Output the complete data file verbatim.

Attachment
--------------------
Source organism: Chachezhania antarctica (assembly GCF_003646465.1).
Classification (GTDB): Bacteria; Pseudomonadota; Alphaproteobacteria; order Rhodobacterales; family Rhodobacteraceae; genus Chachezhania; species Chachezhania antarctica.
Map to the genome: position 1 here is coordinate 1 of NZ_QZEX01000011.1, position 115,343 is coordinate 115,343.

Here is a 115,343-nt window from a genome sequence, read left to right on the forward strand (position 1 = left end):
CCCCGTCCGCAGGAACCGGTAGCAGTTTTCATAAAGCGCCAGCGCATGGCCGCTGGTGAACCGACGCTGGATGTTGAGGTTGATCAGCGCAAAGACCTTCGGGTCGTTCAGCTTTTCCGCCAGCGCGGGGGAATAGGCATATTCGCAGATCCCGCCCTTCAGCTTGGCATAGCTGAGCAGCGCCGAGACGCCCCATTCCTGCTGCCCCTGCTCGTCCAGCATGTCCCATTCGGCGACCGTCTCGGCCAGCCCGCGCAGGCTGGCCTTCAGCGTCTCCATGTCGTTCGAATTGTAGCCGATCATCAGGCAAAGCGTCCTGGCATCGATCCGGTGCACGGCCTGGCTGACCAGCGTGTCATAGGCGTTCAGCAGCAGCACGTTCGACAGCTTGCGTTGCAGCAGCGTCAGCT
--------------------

Source organism: Chachezhania antarctica (assembly GCF_003646465.1).
Classification (GTDB): Bacteria; Pseudomonadota; Alphaproteobacteria; order Rhodobacterales; family Rhodobacteraceae; genus Chachezhania; species Chachezhania antarctica.
Map to the genome: position 1 here is coordinate 1 of NZ_QZEX01000011.1, position 115,343 is coordinate 115,343.

Here is a 115,343-nt window from a genome sequence, read left to right on the forward strand (position 1 = left end):
CCCCGTCCGCAGGAACCGGTAGCAGTTTTCATAAAGCGCCAGCGCATGGCCGCTGGTGAACCGACGCTGGATGTTGAGGTTGATCAGCGCAAAGACCTTCGGGTCGTTCAGCTTTTCCGCCAGCGCGGGGGAATAGGCATATTCGCAGATCCCGCCCTTCAGCTTGGCATAGCTGAGCAGCGCCGAGACGCCCCATTCCTGCTGCCCCTGCTCGTCCAGCATGTCCCATTCGGCGACCGTCTCGGCCAGCCCGCGCAGGCTGGCCTTCAGCGTCTCCATGTCGTTCGAATTGTAGCCGATCATCAGGCAAAGCGTCCTGGCATCGATCCGGTGCACGGCCTGGCTGACCAGCGTGTCATAGGCGTTCAGCAGCAGCACGTTCGACAGCTTGCGTTGCAGCAGCGTCAGCT